Treatment of Manifestations

There are no specific recommendations for the treatment of CMRD, with therapeutic regimens currently based on those recommended for abetalipoproteinemia, namely, a low-fat diet supplemented with essential fatty acids [Peretti et al 2010]. Vitamin deficiencies are variable in severity among affected individuals, but respond well over time to oral supplementation.

Table 5.

Treatment of Manifestations in Individuals with Chylomicron Retention Disease

Manifestation/ConcernTreatmentConsiderations/Other
Poor growth Ensure adequate caloric intake on a low-fat diet.Working w/nutritionist may be helpful for practical strategies to ↓ fat content but maintain adequate caloric intake.
Steatorrhea Low-fat diet (<30% of total calories) enriched in essential fatty acids (appropriate amount & ratio of n-6 to n-3) ± medium-chain triglycerides 1Will eliminate steatorrhea & allow absorption of other nutrients essential for growth & development.
Fat-soluble vitamin
deficiencies
High-dose oral fat-soluble vitamins: 2
  • Vitamin E (hydrosoluble form 3): 50 IU/kg/d
  • Vitamin A: 15,000 IU/d (adjust according to serum levels)
  • Vitamin D: 800-1200 IU/d OR 100,000 IU every 2 mos if age <5 yrs; 600,000 IU every 2 mos if age ≥5 yrs
  • Vitamin K: 15 mg/wk (adjust per INR & plasma levels)
Serum vitamin levels can be monitored approximately yearly as index of adequacy of supplementation (see Surveillance).
Fat-soluble vitamin
deficiencies in those
w/delayed diagnosis
& neurologic
complications
In addition to oral fat-soluble vitamin recommendations, IV replacement may be considered: 4
  • Intralipid 20%: 2 g/kg as single infusion 1x/mo
  • Vitamin E: 4-6 mg/kg as single infusion 1x/mo
  • Vitamin A: 500 IU/kg as single infusion 1x/mo
Such therapy can be continued until there is clear clinical improvement or stabilization & should be done in conjunction w/at least annual serum vitamin level monitoring to ensure adequacy of supplementation (see Surveillance).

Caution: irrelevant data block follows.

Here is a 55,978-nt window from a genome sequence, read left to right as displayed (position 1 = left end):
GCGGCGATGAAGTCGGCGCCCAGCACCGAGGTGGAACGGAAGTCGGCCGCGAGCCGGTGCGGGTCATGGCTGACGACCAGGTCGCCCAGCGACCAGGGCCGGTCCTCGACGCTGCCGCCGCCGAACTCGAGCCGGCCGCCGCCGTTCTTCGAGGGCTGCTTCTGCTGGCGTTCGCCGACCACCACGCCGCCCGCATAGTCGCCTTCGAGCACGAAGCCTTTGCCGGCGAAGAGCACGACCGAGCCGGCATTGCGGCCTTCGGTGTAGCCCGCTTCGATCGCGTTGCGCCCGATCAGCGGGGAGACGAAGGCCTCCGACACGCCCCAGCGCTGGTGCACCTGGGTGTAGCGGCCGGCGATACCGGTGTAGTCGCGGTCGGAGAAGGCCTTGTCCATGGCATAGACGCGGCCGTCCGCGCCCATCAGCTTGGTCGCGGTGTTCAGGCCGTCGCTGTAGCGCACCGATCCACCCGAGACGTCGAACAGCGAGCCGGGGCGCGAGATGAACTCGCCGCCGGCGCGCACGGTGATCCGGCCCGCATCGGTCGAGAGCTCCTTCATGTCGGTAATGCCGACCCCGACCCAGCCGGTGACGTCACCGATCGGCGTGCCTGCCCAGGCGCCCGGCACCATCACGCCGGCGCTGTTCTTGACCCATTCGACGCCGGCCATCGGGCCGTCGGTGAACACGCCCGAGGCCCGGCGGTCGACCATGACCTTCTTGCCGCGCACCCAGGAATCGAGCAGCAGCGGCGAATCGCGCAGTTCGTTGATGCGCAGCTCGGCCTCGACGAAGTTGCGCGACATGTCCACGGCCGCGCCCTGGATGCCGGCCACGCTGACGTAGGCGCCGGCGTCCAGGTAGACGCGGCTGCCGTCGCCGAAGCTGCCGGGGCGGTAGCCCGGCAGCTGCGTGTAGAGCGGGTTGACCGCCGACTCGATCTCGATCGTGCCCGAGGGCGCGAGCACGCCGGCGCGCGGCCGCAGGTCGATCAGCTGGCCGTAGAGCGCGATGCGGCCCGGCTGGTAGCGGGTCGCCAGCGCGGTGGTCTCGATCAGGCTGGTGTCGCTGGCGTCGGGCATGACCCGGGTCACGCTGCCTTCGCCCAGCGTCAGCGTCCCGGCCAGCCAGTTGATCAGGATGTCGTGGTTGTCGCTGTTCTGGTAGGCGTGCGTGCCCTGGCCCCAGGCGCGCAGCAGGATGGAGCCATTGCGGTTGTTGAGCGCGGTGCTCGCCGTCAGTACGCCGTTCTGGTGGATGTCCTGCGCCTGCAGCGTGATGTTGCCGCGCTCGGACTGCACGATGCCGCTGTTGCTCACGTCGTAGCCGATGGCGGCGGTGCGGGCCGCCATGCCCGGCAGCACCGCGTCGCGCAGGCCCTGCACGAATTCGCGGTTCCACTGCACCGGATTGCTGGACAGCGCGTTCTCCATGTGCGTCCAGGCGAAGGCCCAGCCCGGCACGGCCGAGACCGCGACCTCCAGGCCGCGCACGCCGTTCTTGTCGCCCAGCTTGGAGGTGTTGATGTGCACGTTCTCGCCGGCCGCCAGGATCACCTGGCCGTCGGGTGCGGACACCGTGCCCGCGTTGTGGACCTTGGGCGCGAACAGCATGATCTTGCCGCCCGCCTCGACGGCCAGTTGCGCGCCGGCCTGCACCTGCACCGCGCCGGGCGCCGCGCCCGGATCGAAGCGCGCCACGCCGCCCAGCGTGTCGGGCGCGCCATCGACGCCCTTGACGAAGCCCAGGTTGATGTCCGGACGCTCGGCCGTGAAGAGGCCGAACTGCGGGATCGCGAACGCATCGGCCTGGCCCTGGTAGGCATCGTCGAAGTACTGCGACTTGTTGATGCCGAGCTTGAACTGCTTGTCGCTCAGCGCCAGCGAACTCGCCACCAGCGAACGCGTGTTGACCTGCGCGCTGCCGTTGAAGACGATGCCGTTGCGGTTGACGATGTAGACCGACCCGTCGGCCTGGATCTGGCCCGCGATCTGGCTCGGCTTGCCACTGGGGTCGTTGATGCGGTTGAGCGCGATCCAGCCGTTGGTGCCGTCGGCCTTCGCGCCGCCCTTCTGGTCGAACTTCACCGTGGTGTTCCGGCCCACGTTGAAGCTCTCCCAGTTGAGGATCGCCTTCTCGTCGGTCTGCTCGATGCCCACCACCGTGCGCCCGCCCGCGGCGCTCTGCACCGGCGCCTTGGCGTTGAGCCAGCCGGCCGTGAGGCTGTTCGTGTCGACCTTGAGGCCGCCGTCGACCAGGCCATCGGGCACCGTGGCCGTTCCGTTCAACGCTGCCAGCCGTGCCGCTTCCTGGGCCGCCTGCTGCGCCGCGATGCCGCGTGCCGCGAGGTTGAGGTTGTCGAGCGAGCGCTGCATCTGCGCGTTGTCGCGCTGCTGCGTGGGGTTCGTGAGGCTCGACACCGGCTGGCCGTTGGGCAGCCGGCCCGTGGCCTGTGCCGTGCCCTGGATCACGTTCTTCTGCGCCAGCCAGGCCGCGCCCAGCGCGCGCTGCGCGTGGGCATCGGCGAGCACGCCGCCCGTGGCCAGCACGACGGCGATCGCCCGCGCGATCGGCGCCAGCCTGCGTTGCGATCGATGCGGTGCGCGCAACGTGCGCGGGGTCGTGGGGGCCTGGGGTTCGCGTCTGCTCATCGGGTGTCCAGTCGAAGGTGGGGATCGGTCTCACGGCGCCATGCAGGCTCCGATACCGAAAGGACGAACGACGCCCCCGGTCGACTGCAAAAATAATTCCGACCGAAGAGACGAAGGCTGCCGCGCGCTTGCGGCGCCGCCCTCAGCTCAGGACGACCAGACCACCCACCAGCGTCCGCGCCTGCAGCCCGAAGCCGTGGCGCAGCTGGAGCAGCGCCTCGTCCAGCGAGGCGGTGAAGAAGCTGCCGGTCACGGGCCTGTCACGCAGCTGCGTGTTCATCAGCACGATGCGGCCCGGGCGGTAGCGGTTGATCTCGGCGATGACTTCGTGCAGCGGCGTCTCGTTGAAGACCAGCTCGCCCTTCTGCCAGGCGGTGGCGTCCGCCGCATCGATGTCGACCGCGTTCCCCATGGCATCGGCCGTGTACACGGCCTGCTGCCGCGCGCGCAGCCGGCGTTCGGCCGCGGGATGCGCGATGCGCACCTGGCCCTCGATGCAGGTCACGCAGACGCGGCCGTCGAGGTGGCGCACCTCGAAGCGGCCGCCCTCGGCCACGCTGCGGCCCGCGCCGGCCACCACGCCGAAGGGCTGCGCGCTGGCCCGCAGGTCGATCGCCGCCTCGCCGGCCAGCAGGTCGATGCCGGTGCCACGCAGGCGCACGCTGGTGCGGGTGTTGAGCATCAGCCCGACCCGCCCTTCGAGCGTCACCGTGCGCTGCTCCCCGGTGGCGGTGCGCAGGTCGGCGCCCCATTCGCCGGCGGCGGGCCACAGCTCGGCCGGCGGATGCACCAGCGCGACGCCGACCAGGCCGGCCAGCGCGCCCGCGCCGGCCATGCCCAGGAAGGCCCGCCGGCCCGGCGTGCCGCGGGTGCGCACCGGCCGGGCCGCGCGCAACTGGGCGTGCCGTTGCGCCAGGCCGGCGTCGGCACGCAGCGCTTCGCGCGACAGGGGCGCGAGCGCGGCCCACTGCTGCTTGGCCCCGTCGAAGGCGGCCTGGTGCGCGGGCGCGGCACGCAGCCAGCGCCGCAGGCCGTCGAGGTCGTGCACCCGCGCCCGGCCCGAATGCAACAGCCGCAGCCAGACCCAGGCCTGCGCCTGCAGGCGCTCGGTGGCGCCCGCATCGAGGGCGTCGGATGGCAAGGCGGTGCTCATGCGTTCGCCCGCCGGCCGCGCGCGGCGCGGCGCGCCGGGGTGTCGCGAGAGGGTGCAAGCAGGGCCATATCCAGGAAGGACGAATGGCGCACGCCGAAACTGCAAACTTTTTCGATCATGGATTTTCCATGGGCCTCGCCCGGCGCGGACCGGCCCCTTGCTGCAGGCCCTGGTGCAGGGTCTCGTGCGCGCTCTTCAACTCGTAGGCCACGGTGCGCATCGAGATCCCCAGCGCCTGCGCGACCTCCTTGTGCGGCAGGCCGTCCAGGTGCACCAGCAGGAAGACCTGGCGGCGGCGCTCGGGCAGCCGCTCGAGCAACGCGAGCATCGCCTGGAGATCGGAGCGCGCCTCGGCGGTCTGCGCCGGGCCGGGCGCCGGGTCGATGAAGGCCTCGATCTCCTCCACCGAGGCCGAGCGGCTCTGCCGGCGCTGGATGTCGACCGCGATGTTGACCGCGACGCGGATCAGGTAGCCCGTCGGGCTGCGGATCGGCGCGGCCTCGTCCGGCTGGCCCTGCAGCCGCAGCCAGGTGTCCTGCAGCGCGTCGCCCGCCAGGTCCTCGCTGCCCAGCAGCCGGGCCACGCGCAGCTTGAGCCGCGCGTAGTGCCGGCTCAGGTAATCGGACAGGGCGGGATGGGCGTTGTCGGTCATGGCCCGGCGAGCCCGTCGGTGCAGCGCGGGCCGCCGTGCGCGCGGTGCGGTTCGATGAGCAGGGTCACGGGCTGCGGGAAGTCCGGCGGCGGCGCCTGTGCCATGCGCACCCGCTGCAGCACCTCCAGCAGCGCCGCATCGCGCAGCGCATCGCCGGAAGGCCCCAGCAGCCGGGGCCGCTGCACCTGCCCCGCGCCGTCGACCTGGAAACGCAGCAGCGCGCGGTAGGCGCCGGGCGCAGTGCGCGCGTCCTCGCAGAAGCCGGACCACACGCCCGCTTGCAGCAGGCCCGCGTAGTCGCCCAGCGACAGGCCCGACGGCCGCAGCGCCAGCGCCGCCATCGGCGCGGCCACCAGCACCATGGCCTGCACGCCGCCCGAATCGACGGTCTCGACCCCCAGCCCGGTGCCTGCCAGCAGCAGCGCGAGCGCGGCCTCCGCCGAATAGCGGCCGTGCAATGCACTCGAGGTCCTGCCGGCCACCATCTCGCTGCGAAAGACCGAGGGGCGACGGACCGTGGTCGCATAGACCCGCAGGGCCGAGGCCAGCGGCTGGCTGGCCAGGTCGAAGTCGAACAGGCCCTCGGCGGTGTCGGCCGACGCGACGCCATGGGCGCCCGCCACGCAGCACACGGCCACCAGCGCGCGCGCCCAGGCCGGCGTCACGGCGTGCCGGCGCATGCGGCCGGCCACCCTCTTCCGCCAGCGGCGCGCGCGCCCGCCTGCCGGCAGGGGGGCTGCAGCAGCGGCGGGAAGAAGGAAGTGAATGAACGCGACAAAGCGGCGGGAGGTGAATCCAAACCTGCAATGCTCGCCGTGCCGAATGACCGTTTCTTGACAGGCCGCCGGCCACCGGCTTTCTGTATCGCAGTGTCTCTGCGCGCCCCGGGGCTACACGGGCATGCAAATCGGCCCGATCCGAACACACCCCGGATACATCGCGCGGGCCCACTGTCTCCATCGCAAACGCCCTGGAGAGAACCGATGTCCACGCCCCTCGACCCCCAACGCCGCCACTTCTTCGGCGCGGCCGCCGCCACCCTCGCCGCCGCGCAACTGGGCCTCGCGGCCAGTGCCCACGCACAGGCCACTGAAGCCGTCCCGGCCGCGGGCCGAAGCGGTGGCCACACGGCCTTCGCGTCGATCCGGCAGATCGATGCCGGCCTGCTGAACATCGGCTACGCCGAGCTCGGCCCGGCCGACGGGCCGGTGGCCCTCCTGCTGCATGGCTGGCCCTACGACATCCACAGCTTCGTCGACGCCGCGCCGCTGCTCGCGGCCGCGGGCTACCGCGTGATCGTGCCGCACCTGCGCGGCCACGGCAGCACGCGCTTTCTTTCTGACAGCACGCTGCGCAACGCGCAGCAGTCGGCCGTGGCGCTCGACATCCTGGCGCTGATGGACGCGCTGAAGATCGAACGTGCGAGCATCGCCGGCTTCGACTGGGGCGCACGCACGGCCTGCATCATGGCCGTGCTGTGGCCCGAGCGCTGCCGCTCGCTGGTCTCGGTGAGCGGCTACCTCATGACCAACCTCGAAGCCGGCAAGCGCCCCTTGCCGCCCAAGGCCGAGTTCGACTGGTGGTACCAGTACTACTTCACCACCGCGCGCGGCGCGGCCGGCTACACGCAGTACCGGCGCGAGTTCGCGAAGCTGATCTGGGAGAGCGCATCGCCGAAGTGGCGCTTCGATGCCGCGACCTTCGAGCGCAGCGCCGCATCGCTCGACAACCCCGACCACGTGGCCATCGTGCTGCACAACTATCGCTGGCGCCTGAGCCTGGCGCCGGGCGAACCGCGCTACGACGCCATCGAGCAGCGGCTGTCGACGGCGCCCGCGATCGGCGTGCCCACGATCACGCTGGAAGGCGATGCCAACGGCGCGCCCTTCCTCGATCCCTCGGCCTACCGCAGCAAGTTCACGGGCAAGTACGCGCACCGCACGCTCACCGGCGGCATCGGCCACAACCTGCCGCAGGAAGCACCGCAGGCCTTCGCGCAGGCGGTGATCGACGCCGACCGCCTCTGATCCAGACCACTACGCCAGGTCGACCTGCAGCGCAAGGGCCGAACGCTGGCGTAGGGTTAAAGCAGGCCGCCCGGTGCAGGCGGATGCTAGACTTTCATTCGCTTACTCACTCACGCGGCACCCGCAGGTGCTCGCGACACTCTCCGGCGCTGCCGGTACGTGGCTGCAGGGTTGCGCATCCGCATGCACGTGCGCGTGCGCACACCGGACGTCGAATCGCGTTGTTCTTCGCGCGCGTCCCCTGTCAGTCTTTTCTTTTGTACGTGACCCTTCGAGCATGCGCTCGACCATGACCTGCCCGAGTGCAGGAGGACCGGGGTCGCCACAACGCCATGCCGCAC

Loss of night &/or
color vision
Standard treatment per ophthalmologistMay incl optical aids
Ataxia Assistance for coordination problems through established methods of rehab medicine & OT/PT
Cardiomyopathy Standard treatment per cardiologist
Decreased bone
mineral density
Vitamin D supplementationSee Fat-soluble vitamin deficiencies in this table.

INR = international normalized ratio; IV = intravenous; OT = occupational therapy; PT = physical therapy

1.

For young children, milk preparations that contain medium-chain triglycerides can correct malnutrition and improve diarrhea, although some affected individuals do not tolerate this. In older children, a regimen low in long-chain fatty acids is often sufficient to improve symptoms [Peretti et al 2010].

2.
3.

To prevent neurologic complications, alpha-tocopherol in either lipid or aqueous form is the most effective formulation [Peretti et al 2010].

4.

The use of IV vitamin supplementation in those who are late to diagnosis with neurologic complications has not been proven to be beneficial.

Prevention of Primary Manifestations

As outlined in Table 5, adoption of a low-fat diet (<30% of total calories) and high-dose oral fat-soluble vitamin supplementation may ameliorate or prevent clinical features of CMRD.

Surveillance

Table 6.

Recommended Surveillance for Individuals with Chylomicron Retention Disease

FrequencyEvaluation 1
Every 12 mos
  • Measurement of growth parameters
  • Eval of digestive & neurologic symptoms
  • Eval of dietary fat content & compliance
Laboratory investigations:
  • Lipid profile 2
  • Liver function tests (AST, ALT, GGT, total bilirubin, alkaline phosphatase)
  • Vitamins A, D, & E; INR
  • CBC
Every 3 yrs
after age 10 yrs
  • Liver ultrasound
  • Neurologic: clinical exam, creatine kinase, electromyography
  • Ophthalmologic: eval of fundus, assessment of color vision, visual evoked potentials, & electroretinography
  • DXA scan (whole-body bone mineral content)
Every 3-5 yrs
in adults
Echocardiography (ejection fraction)

ALT = alanine aminotransferase; AST = aspartate aminotransferase; CBC = complete blood count; DXA = dual-energy x-ray absorptiometry; GGT = gamma-glutamyl transferase; INR = international normalized ratio

1.

Surveillance of CMRD is based on that recommended for abetalipoproteinemia [Peretti et al 2010].

2.

To include total, LDL, and HDL cholesterol levels and measurement of triglycerides

Agents/Circumstances to Avoid